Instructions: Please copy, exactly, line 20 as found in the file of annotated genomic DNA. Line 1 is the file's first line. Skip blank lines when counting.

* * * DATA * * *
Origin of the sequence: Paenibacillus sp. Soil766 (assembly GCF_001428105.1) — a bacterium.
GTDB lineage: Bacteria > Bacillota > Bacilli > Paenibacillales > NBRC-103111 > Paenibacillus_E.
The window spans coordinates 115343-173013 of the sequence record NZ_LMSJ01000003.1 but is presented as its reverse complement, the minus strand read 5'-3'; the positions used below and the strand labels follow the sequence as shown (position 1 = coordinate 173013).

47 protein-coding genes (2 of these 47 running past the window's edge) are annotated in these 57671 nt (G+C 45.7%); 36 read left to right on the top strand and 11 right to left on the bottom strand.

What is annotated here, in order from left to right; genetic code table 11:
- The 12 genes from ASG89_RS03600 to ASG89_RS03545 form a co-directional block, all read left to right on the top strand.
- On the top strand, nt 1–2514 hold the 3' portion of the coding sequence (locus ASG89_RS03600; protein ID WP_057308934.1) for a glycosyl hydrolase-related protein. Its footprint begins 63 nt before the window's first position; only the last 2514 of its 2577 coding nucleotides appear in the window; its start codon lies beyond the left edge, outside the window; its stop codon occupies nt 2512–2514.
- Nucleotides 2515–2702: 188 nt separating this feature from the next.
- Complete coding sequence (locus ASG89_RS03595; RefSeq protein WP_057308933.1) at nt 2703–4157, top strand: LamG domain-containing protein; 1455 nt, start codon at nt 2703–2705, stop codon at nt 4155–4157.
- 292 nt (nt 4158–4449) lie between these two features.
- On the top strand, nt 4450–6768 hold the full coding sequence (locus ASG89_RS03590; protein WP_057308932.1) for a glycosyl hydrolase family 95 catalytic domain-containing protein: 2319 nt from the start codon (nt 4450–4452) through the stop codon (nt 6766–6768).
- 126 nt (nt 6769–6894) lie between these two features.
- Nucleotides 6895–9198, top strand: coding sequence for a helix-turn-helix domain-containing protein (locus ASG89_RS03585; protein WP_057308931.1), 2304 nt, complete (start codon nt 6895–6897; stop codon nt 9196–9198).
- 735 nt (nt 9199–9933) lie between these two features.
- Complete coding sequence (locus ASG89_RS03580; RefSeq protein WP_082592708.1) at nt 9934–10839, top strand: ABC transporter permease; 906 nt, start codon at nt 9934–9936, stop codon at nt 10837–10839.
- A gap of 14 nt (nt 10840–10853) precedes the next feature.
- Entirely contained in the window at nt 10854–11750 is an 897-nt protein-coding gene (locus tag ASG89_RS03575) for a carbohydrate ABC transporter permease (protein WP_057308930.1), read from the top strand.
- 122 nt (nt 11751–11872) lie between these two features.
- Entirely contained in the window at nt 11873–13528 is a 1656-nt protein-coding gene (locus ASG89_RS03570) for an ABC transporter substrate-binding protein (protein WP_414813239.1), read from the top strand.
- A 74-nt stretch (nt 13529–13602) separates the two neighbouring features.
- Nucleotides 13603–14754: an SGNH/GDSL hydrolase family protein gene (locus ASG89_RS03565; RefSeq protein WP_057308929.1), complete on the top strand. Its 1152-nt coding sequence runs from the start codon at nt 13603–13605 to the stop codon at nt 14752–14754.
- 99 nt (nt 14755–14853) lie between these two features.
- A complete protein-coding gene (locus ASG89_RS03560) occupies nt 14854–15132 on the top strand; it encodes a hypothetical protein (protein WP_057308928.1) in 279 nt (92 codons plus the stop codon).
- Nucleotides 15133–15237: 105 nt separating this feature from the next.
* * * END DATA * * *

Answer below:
- A 74-nt stretch (nt 13529–13602) separates the two neighbouring features.